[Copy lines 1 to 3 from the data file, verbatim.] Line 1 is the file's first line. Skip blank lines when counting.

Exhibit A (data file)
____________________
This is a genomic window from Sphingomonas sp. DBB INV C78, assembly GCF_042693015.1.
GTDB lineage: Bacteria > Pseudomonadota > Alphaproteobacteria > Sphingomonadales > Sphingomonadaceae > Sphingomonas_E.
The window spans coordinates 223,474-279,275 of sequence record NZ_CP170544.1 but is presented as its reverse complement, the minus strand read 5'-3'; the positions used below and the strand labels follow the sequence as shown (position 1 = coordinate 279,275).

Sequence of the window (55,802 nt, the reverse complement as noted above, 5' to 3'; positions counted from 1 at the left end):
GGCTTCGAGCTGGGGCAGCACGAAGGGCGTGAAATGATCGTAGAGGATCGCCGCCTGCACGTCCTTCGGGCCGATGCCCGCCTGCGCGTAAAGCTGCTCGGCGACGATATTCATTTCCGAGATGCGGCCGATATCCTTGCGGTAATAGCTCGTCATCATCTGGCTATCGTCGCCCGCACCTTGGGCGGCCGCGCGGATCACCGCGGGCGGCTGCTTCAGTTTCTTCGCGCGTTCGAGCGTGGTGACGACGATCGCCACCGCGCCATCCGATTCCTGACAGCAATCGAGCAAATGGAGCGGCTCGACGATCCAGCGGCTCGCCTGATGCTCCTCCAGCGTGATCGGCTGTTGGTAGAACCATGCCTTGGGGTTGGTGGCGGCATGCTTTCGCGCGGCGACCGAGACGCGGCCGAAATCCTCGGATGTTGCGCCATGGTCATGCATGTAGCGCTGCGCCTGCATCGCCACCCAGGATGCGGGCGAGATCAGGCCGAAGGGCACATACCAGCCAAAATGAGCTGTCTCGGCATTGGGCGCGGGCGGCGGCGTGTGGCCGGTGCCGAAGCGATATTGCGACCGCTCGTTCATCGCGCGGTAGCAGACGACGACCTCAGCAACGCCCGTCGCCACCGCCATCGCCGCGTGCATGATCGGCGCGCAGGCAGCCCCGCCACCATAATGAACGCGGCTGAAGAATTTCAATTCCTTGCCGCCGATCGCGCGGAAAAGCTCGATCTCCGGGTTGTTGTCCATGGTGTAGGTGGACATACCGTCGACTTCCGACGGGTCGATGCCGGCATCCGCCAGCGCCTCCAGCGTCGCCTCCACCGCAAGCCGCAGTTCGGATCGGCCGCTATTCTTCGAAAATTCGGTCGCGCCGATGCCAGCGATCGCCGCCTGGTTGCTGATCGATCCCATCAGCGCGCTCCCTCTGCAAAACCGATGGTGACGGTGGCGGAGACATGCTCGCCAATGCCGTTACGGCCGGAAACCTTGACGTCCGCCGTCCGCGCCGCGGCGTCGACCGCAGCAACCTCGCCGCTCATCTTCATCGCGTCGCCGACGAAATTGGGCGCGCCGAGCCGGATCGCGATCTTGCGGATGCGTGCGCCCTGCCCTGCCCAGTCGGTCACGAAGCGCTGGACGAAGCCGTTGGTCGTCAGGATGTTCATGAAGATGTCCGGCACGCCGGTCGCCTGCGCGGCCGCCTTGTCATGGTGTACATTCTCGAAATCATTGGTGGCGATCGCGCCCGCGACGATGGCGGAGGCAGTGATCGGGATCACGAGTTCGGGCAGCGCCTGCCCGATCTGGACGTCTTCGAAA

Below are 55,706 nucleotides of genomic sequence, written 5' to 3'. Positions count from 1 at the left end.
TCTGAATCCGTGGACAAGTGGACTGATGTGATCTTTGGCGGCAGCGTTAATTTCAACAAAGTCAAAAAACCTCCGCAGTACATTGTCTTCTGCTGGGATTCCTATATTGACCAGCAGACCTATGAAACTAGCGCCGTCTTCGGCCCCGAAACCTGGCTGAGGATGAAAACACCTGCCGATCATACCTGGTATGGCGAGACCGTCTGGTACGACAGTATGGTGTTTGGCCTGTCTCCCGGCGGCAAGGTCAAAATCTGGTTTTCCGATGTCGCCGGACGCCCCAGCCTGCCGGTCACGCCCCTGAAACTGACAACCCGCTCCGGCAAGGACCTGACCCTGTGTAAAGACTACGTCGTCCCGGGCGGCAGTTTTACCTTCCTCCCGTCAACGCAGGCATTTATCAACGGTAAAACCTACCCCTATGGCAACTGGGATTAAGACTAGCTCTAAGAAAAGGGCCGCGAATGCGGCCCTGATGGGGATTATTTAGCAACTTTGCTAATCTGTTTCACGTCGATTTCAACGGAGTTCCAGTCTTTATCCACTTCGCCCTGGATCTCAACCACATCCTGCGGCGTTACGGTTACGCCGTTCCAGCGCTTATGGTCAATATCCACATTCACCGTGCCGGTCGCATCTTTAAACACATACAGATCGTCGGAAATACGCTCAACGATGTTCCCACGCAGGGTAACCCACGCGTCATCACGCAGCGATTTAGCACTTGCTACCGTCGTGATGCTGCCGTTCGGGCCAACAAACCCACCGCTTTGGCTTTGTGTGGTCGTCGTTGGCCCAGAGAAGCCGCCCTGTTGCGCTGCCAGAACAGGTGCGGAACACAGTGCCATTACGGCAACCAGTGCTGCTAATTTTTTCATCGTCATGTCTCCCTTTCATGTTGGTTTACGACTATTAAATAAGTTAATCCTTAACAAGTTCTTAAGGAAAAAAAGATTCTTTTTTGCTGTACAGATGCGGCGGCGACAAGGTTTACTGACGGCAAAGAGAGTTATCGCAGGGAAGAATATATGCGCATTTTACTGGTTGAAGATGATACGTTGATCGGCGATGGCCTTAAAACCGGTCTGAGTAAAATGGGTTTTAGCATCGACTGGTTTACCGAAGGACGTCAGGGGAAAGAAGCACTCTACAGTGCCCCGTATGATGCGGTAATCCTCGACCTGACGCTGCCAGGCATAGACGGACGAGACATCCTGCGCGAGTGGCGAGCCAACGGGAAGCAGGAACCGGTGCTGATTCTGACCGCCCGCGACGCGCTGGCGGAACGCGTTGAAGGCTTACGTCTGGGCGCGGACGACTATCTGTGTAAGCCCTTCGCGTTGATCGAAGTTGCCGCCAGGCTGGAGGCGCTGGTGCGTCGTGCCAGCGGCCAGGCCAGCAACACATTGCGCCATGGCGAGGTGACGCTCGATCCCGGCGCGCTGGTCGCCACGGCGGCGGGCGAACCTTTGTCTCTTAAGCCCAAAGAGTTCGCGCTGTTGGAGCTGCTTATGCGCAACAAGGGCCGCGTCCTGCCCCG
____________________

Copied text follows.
This is a genomic window from Sphingomonas sp. DBB INV C78, assembly GCF_042693015.1.
GTDB lineage: Bacteria > Pseudomonadota > Alphaproteobacteria > Sphingomonadales > Sphingomonadaceae > Sphingomonas_E.
The window spans coordinates 223,474-279,275 of sequence record NZ_CP170544.1 but is presented as its reverse complement, the minus strand read 5'-3'; the positions used below and the strand labels follow the sequence as shown (position 1 = coordinate 279,275).